wild bee orchid

April Fools! The Plants That Fool Nature Everyday

It’s not just people who can fool others, nature has it’s own fair share of tricksters. Many plants have developed complex chemical defences to avoid being eaten by animals or insects. Plants such as herbs and spices have developed strong flavours to avoid being eaten – but sometimes plants want to attract insects rather than defend against them. Flowers have developed various ways to lure bees and moths with shapes, colours and patterns (some of which can only be seen in the ultra-violet spectrum) rather than just rely on the promise of tasty nectar.

To mark April Fools Day, here are a few of the best tricksters nature has to offer, the plants that fool everything around them, everyday of the year.

The Corpse Flower – Amorphophallus titanum

How could a plant know what rotting flesh looks like? The Titan Arum, or Corpse Flower, has managed to work it out. This plant grows so large that it can take a year or more to store enough energy to bloom and even then, the plant can only sustain its bloom for a couple of days. The plants are located so far apart from one another and bloom so infrequently, they need to attract as much insect attention as possible to ensure pollination. So the flower uses its smell to attract sweat bees and beetles looking to lay their eggs, and pollinating the plant as they do so.

Amorphophallus titanum smelly plant and world's biggest flower

Venus Flytrap – Dionaea muscipula

Carnivorous plants are a bit more aggressive in their deception. The Venus Flytrap lures unsuspecting insects with the promise of food and then traps them to digest them for their nitrogen content. Carnivorous plants live in nitrogen starved areas, usually sphagnum moss bogs that are high in acidity, making nutrients hard to come by.

Dionaea muscipula also known as venus flytrap

Sundew – Drosera

How can insects resist the juicy looking dew drops on the Sundew plant? Unfortunately for insects, those enticing drops aren’t water at all but digestive enzymes used to eat prey alive as soon as it lands on the plant. However, the Sundew will only resort to eating insects to supplement it’s nutrition when growing in poor soils.

A Sundew plant flower with a dead mosquito caught in the center

Bee Orchid – Ophrys apifera

Found throughout Europe, the Bee Orchid doesn’t just rely on pretty colours and scents to draw it’s pollinators in – it uses sex appeal. The orchid tricks male bees into landing on the flowers to attempt to mate with the petals. As they land on the velvet-textured lip of the flower, the pollen is transferred and the poor bee is left frustrated.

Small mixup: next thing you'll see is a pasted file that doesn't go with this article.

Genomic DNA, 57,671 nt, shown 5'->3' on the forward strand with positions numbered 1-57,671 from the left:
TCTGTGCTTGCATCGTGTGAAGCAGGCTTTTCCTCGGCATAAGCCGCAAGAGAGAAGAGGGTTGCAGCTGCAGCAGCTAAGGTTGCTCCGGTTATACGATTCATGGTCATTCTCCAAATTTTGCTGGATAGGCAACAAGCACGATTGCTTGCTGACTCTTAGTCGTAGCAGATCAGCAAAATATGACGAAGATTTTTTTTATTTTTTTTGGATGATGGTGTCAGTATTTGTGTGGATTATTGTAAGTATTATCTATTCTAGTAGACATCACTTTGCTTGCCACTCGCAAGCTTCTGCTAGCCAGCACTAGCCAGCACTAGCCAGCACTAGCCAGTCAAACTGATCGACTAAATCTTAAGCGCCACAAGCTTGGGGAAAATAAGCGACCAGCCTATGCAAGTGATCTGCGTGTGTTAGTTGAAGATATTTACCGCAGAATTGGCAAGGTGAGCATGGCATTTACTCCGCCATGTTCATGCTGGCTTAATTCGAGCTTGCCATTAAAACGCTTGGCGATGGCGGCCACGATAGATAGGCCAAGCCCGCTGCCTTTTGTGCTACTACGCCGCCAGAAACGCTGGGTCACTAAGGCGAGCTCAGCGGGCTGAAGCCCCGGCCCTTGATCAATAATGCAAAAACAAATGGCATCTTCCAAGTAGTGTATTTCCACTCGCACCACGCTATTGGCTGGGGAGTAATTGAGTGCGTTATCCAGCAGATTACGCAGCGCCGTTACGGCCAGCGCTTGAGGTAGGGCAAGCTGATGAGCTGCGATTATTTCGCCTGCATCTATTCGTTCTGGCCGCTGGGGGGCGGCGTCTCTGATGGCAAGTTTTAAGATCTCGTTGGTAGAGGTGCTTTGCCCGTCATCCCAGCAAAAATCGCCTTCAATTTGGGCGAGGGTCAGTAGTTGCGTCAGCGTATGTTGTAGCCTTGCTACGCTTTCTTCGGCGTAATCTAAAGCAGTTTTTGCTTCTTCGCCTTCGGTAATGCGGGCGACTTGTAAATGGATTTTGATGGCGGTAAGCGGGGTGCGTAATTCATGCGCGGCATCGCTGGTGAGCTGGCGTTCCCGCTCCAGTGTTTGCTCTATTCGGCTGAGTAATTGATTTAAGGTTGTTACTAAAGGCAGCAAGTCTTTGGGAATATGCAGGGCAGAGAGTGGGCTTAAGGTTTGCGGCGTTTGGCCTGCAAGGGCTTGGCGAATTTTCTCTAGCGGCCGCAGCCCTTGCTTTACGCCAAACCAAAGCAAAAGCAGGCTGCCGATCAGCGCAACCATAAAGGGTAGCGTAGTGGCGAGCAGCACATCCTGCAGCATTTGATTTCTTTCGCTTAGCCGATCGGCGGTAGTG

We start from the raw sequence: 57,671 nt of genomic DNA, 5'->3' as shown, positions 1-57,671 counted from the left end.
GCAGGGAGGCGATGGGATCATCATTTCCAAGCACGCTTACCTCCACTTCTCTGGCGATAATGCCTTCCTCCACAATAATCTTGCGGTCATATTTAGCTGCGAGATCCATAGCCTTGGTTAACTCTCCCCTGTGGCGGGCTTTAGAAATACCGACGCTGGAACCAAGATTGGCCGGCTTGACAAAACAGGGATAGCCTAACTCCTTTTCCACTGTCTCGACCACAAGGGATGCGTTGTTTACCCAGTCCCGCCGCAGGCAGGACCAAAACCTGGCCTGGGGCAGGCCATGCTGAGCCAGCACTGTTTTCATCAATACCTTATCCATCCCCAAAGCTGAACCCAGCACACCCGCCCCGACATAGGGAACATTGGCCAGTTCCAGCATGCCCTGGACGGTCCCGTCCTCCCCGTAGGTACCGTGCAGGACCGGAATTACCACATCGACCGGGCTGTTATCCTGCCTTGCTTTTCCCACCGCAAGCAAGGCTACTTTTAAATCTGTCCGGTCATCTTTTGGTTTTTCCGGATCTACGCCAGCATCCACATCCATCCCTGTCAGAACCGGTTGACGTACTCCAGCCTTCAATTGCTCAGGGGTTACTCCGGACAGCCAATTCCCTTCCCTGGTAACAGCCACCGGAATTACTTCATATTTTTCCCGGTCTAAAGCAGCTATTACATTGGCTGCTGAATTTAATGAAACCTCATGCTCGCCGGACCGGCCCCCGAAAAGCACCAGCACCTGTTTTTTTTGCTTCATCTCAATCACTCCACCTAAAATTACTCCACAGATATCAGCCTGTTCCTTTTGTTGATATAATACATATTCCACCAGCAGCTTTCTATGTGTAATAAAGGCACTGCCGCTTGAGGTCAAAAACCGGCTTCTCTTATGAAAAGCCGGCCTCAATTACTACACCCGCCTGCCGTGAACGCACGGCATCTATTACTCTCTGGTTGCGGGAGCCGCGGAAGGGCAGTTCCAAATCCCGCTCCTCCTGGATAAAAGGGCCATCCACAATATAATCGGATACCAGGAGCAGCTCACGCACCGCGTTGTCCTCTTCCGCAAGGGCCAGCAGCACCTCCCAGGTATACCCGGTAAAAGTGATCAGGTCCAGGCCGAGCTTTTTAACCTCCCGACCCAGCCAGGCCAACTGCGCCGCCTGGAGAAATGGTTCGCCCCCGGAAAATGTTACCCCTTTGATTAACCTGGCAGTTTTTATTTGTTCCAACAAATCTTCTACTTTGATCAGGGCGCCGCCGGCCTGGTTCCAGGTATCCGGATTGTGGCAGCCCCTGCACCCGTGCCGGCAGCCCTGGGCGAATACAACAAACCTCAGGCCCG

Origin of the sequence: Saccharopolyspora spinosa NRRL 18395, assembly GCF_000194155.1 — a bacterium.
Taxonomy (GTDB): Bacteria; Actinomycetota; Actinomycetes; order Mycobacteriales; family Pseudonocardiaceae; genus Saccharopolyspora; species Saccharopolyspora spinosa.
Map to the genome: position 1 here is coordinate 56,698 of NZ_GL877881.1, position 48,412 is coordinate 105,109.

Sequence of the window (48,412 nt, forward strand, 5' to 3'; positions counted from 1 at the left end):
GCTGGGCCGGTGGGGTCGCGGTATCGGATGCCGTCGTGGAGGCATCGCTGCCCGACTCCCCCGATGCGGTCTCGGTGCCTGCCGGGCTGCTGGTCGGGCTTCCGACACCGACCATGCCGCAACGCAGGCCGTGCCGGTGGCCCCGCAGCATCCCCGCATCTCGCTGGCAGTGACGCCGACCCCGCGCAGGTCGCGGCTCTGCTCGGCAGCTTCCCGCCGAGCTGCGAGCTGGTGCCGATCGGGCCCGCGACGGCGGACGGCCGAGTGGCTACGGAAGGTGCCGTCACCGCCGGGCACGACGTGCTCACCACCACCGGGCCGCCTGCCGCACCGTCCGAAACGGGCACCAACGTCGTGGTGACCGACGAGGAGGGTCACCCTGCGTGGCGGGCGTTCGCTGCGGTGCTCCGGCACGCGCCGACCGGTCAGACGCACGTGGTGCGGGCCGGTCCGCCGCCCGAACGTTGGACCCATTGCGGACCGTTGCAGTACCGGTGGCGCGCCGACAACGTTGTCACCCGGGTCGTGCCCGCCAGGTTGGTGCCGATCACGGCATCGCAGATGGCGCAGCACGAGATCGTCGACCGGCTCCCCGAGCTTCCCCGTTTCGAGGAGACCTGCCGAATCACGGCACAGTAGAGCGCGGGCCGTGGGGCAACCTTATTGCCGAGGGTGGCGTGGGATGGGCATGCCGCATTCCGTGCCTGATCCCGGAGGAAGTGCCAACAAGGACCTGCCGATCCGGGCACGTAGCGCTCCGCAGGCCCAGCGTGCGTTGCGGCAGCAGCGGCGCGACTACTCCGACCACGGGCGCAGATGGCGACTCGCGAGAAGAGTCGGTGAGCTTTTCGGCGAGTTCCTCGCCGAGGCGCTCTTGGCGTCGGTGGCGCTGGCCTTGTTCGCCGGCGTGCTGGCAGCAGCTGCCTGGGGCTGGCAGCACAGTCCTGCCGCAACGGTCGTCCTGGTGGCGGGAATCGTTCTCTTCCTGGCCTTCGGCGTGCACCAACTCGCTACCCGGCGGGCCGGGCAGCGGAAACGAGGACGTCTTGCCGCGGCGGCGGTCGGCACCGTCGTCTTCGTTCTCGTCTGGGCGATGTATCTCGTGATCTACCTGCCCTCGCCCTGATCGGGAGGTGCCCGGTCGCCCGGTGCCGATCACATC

Ophrys apifera bee orchid

Moth Orchid – Phalaenopsis

The flowers of some of the species within Phalaenopsis genus are said to resemble moths in flight, which explains their common name – Moth orchids. As with many other flowering plants, the petals of the Phalaenopsis orchid are designed to attract pollinating insects, but they also have another function. After pollination, the flowers escape a programmed death by producing chloroplasts, they turn green, become fleshy and begin to photosynthesise just as regular leaves do.

Phalaenopsis orchid with purple and white flowers

Pitcher Plant – member of the Nepenthaceae family

Foraging, flying or crawling insects, such as flies, are attracted to the Pitcher plant’s cavity formed by the cupped leaf. The rim of the pitcher is slippery, especially when moistened by condensation or nectar, causing the insects to fall into the trap.  The liquid solution within the pitcher drowns the insect and the body is gradually dissolved and converted into a solution from which the plant obtains its mineral nutrition (particularly nitrogen and phosphorus). Like all carnivorous plants, they grow in locations where the soil is too poor in minerals and/or too acidic for most plants to survive.

Hanging pitcher plant, a carnivorous plant

Fly Orchid – Ophrys insectifera

Much like the Tongue Orchid, the Fly Orchid (Ophrys insectifera) actually secretes sex pheromones that attract male digger wasps. The wasps then attempt to mate with the flowers and eventually fly away covered in the flowers’ pollen, helping it to reproduce.

Ophrys insectifera flower

Dove Orchid – Peristeria

Found across much of South America as well as in Panama, Costa Rica and Trinidad, the Dove Orchid or Holy Ghost Orchid produces delicately marbled white flowers that, if you look closely, look like they have a small dove with open wings perched inside. Unfortunately, this orchid is so highly-sought and over-picked that it is classified as endangered in its native country.

Peristeria with white flowers

Tongue Orchid – Cryptostylis

The Tongue Orchid species are pollinated by the ichneumon wasp known as the orchid dupe wasp (Lissopimpla excelsa). The male wasp mistakes the flower parts for a female wasp and attempts to copulate with it. The Cryptostylis orchids are unusual in that several species are pollinated by the same wasp species, whereas, other orchids which mimic insects are often species-specific. The flowers have no smell detectable to humans, but have been shown to have an odour which attracts the orchid dupe wasp.

Cryptostylis plant

White Nettle – Lamium album

Part of the mint family, the White Nettle plant seems to have noticed that predators leave stinging nettles alone, and has managed to evolve to look just like it. It doesn’t have the same painful sting, but it does get the same benefits by association and often grows near its doppelgänger.

Lamium album flowering plant

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